(Bloomberg) -- A tool deployed by the People’s Bank of China to defend the yuan may result in some collateral damage: a weakening in demand from bond investors who like to hedge their currency exposure.
With the PBOC ramping up overseas yuan funding costs to deter short sellers, the premium that dollar-based investors enjoyed for swapping their US currency has evaporated. That has turned hedged purchases of Chinese bonds into a lower-return proposition than Treasuries. As a result, global funds which employ such a strategy may well set their sights on other bond markets instead.
The dilemma underscores how Beijing is finding it increasingly hard to shore up its beleaguered currency without paying a price. Any further drop in bond demand would spell more trouble for the Chinese debt market, which is already under pressure from the widening yield gap with the US, and mark a step back in China’s efforts to internationalize its currency.
A prolonged liquidity squeeze would “limit offshore investors’ interest in onshore bonds and slow down the process of yuan internationalization,” said Ju Wang, head of Greater China FX & rates strategy at BNP Paribas SA in Hong Kong. “Tightening offshore yuan funding could be just a temporary solution.”
For dollar-based investors, the math argues in favor of buying US government bonds instead of yuan notes. China’s currency-hedged 10-year government bonds yield little more than 4% while similar-maturity Treasuries offer close to 4.5%. US-based investors used to sell the yuan in the forward market to earn an extra yield pick-up, but this has diminished as offshore liquidity in the yuan dwindled.
Yuan funding costs have climbed after the PBOC moved to drain liquidity through increased bill issuance and state-owned banks reduced supply of the currency overseas. The cost to borrow the yuan in Hong Kong has jumped since mid-August, with the rate on three-month contracts touching a five-year high this week.
Hedged investor demand used to counter some bond outflows but “even that trade is not attractive enough now,” said Stephen Chiu, chief Asia FX and rates strategist at Bloomberg Intelligence. “There are really no good reasons to hold China bonds for global investors, when there are so many choices across the world.”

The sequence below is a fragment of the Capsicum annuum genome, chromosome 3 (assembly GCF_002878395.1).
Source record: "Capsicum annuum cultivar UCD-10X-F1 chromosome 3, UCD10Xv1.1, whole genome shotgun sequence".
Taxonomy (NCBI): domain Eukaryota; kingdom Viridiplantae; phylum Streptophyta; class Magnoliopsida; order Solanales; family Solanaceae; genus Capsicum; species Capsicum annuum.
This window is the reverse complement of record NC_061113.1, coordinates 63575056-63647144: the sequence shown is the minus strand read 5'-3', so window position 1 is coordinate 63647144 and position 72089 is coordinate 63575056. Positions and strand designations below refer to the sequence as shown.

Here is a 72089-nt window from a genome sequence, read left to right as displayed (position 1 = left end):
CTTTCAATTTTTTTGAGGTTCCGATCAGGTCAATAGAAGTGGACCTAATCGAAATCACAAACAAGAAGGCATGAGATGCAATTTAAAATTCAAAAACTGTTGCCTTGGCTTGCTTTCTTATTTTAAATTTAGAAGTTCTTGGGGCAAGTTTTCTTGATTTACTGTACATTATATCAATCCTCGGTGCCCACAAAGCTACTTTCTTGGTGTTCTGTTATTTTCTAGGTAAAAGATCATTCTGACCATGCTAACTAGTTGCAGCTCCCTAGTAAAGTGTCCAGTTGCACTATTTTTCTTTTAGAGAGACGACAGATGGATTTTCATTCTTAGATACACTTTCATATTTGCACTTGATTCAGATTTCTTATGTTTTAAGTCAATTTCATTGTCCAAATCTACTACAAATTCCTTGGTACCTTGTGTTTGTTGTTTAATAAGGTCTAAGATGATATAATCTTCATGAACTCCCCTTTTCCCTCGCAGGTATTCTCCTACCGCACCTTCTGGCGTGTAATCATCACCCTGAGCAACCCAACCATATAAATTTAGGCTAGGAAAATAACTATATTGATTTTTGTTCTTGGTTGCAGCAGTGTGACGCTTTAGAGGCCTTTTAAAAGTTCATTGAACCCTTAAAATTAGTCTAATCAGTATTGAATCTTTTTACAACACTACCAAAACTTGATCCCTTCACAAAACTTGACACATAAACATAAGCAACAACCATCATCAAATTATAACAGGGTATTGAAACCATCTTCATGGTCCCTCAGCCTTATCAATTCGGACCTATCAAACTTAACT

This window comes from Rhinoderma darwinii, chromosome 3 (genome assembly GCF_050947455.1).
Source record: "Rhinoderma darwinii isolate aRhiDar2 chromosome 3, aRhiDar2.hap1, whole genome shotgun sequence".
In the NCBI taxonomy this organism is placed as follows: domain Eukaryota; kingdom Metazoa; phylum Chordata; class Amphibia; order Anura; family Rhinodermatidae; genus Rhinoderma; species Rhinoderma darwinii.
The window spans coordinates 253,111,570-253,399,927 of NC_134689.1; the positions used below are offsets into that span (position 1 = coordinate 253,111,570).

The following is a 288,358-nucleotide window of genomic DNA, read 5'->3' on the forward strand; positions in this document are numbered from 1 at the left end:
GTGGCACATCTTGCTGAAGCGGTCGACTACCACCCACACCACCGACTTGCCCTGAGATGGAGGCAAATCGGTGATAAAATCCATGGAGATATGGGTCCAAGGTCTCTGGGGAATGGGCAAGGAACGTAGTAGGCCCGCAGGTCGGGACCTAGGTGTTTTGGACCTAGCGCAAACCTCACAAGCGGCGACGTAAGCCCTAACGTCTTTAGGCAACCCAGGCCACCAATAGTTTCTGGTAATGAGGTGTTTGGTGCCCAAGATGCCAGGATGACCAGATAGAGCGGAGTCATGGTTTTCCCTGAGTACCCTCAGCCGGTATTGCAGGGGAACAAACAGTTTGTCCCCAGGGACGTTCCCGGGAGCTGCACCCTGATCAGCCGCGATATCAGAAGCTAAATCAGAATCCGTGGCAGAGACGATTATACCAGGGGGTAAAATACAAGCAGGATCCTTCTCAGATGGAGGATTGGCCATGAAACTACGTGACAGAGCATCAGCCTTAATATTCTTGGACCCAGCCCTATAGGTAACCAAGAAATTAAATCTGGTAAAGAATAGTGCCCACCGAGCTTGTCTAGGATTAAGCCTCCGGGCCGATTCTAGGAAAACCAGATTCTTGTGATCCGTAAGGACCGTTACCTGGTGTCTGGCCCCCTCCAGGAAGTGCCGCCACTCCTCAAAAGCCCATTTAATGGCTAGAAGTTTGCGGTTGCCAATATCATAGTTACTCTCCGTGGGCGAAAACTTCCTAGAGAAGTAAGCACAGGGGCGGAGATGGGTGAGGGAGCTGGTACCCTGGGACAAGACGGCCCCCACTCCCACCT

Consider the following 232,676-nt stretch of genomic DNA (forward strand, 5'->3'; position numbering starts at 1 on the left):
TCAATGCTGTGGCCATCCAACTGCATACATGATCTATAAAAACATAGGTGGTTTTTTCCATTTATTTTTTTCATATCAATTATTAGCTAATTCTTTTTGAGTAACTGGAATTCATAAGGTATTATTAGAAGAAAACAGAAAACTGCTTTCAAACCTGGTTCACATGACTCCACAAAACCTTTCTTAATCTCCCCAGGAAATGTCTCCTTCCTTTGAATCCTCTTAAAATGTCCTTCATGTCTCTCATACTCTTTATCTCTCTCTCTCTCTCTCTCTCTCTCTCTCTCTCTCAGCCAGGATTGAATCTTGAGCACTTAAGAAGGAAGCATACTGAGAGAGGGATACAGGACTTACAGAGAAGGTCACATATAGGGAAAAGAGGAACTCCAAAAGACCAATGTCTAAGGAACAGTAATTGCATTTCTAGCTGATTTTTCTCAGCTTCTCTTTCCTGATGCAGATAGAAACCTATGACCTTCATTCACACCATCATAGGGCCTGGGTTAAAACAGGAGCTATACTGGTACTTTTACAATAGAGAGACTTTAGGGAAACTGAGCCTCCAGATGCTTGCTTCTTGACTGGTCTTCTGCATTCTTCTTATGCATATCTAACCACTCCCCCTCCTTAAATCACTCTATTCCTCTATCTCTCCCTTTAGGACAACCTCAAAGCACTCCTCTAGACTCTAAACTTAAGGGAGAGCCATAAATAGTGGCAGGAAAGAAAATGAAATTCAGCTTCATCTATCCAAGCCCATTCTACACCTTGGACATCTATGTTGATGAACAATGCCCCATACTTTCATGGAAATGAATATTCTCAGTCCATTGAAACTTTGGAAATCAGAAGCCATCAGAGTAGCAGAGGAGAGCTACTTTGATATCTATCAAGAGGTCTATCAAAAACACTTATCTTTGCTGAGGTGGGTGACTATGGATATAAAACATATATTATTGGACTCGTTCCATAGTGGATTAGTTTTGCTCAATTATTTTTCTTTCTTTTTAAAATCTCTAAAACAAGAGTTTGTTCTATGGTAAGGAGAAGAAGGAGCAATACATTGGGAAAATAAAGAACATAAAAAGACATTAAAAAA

All this comes at an inopportune time for Chinese notes. Outflows from the country’s bond market gathered pace in August as overseas institutional investors cut positions. Foreign holdings of Chinese sovereign bonds dropped below 8% for the first time in four years last month, according to Bloomberg’s calculations.
Things are unlikely to improve in the near term given that higher US interest rates will continue to damp the Chinese currency’s appeal, forcing the PBOC to keep yuan funding costs elevated.
The onshore yuan has recovered some ground in recent weeks after authorities stepped up their defense of the currency, but it remains within striking distance of the 16-year low reached earlier this month. China will firmly crack down on behaviors that disrupt the market order and prevent risks of excessive adjustments in the yuan, a PBOC official said at a press briefing earlier this week.
On Friday, the central bank set the yuan’s fixing at the strongest bias on record yet again, in a sign of extended support for the currency. The offshore yuan’s interbank rates in Hong Kong climbed across the curve as funding conditions tightened.
“The hawkish FOMC outcome certainly adds a challenge to PBOC’s foreign-exchange policy,” BNP’s Wang said, “It will have to choose between stability and flexibility - in other words, if it wants to keep the yuan stable, the offshore yuan’s funding may have to stay tight for longer.”
--With assistance from Kartik Goyal.
(Updates with PBOC’s yuan fixing and CNH Hibor on Friday in the eleventh paragraph)
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